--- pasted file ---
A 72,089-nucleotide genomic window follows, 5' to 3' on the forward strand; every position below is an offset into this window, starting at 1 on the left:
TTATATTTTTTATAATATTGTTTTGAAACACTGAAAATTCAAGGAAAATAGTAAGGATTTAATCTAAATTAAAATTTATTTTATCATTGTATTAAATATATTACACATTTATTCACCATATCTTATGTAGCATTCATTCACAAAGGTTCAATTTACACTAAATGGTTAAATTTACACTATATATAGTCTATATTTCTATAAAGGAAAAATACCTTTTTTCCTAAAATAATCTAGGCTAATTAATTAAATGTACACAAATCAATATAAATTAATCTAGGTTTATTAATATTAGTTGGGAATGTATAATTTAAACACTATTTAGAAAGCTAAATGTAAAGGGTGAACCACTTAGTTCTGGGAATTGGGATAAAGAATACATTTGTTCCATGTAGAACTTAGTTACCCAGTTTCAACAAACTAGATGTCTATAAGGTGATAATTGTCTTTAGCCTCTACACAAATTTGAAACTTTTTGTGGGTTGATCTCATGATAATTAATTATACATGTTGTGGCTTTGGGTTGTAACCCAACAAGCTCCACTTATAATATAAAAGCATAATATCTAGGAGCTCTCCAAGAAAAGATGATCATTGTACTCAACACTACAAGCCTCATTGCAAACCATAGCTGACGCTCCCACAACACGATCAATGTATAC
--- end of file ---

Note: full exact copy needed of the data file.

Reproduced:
A 72,089-nucleotide genomic window follows, 5' to 3' on the forward strand; every position below is an offset into this window, starting at 1 on the left:
TTATATTTTTTATAATATTGTTTTGAAACACTGAAAATTCAAGGAAAATAGTAAGGATTTAATCTAAATTAAAATTTATTTTATCATTGTATTAAATATATTACACATTTATTCACCATATCTTATGTAGCATTCATTCACAAAGGTTCAATTTACACTAAATGGTTAAATTTACACTATATATAGTCTATATTTCTATAAAGGAAAAATACCTTTTTTCCTAAAATAATCTAGGCTAATTAATTAAATGTACACAAATCAATATAAATTAATCTAGGTTTATTAATATTAGTTGGGAATGTATAATTTAAACACTATTTAGAAAGCTAAATGTAAAGGGTGAACCACTTAGTTCTGGGAATTGGGATAAAGAATACATTTGTTCCATGTAGAACTTAGTTACCCAGTTTCAACAAACTAGATGTCTATAAGGTGATAATTGTCTTTAGCCTCTACACAAATTTGAAACTTTTTGTGGGTTGATCTCATGATAATTAATTATACATGTTGTGGCTTTGGGTTGTAACCCAACAAGCTCCACTTATAATATAAAAGCATAATATCTAGGAGCTCTCCAAGAAAAGATGATCATTGTACTCAACACTACAAGCCTCATTGCAAACCATAGCTGACGCTCCCACAACACGATCAATGTATAC